“It is increasingly important as companies embrace agile development that roadmaps be organized around a product vision that supports organizational goals the scrum and operational teams can rally behind, and achieve in a 12-18 month period. That way, success is measured by not only delivering product to market ‘on time,’ but also based on the value created by building in the flexibility to iterate and pivot based on usability and A/B testing during the development and release cycles. It is equally important to take early stage work to your internal stakeholders to build buy in and create excitement so the operational teams supporting the product have an opportunity to proactively plan how to package the ancillary services and support that are the wrapper for a great product. Good product managers can influence this to reinforce the vision they have for the client experience.

Longer term, I recommend Product Managers build a backlog of ideas – from stakeholders, healthcare market trends, expressed needs of clients, prospects and markets, product gaps, etc. – and determine which ones to invest time analyzing and structuring into business cases. Basically, you don’t want to pursue building things that don’t add value for your clients or the market. Anyone who’s done product management long enough has had that great idea that we believed would be a differentiator, and when released failed to resonate with our sales team and our clients. Don’t get discouraged, never stop learning, questioning and adjusting as your market evolves.”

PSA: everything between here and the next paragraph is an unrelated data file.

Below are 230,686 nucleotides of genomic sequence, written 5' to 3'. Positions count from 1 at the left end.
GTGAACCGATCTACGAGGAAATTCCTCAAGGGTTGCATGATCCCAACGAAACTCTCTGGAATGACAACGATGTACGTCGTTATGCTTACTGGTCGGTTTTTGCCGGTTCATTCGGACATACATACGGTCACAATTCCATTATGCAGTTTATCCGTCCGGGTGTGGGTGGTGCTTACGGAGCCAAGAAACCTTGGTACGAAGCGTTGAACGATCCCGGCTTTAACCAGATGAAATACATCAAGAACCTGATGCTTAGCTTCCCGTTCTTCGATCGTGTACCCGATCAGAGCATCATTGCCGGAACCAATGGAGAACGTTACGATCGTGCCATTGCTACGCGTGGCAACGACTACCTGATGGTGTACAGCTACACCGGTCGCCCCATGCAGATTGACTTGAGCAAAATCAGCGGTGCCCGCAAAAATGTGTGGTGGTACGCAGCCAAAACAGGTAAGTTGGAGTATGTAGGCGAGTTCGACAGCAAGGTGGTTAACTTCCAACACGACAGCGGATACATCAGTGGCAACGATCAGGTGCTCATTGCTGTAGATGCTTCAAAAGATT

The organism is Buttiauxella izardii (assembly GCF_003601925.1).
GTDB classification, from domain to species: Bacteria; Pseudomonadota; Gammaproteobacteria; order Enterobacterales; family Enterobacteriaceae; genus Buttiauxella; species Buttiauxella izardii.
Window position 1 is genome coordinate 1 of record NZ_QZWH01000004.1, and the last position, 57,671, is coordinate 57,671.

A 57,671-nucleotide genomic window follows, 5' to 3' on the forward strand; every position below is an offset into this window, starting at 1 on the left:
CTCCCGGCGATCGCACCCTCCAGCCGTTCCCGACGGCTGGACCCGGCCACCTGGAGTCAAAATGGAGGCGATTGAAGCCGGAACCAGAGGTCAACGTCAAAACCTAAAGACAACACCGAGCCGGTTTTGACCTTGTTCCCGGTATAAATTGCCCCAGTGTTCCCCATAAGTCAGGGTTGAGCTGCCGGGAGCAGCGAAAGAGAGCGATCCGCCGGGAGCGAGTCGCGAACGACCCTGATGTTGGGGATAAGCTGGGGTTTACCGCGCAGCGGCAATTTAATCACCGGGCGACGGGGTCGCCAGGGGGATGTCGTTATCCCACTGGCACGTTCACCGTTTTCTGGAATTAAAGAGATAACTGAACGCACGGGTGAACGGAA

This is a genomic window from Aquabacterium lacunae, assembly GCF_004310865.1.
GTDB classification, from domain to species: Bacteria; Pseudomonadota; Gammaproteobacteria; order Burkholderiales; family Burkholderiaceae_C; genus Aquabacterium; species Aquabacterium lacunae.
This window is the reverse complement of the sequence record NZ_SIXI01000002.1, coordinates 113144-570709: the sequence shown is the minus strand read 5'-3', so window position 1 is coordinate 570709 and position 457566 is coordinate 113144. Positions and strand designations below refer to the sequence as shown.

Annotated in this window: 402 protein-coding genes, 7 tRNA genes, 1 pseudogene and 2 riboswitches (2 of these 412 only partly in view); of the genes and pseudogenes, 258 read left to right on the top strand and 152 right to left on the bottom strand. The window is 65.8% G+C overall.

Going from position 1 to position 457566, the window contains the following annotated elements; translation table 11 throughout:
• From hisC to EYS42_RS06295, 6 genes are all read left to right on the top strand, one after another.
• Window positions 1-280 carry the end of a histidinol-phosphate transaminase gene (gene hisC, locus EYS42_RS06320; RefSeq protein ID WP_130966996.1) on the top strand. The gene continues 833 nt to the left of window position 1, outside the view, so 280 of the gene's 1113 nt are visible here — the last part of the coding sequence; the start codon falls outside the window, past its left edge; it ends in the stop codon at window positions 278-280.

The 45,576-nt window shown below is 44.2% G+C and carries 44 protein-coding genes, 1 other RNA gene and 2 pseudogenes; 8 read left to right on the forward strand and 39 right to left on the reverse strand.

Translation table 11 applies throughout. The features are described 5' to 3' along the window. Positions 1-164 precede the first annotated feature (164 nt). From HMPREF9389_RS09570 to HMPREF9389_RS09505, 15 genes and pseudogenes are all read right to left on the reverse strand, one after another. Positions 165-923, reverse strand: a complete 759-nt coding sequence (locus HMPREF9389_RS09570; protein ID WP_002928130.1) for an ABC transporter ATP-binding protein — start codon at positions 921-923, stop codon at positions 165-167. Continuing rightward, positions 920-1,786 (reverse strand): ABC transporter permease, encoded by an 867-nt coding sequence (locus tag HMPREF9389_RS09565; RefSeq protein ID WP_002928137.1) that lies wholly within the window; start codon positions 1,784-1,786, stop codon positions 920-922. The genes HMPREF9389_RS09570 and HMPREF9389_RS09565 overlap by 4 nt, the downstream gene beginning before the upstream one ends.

I asked Jennifer what she looks for when building a team.

“When I’m growing a team, I look for cultural fit with my existing team – looking for skills that compliment and contrast, as well as personalities that will align – so that we can learn and grow with each other. Product management acumen comes next. I look for people who have product management experience, but who are also able to express their ability to collaborate, problem solve, are creative thinkers and can navigate an organization. I look for people who are able to have and to share their perspective, but who are also willing to listen and compromise.

If I’m inheriting an existing team as is often the case when consulting or collaborating with a new organization, I like to get to know each resource as an individual, what motivates them and where they believe their strengths are and where they see opportunities to grow. I tend to be more leader than manager, and believe building strong relationships and empowering people with situational coaching when needed goes a long way to establishing trust and bringing out the best in teams.”

Jennifer’s advice for getting into Product Management

Get a Mentor!

“Find a mentor. Find somebody that you respect, regardless of what they do in the organization, listen and learn. Be naturally curious about the market. Always ask a question. If a customer tells you that they want something, ask them why. What is the problem they’re trying to solve? What is the value they’re trying to create? Foster that tendency to be curious and ask questions. When you’re bringing that content in as a product manager or in another role, you’re creating value because you’re really showing and demonstrating you understand the market. I think good having good mentors is important, especially for women.”

Jennifer’s guiding principle

Focus on your sphere of influence!

“I like to tell my teams to focus on their sphere of influence and the things that they can control, because as a product manager there are so many things they can’t control that can bog you down. If you get too bogged down, you’re going to lose sight of what you’re trying to accomplish.”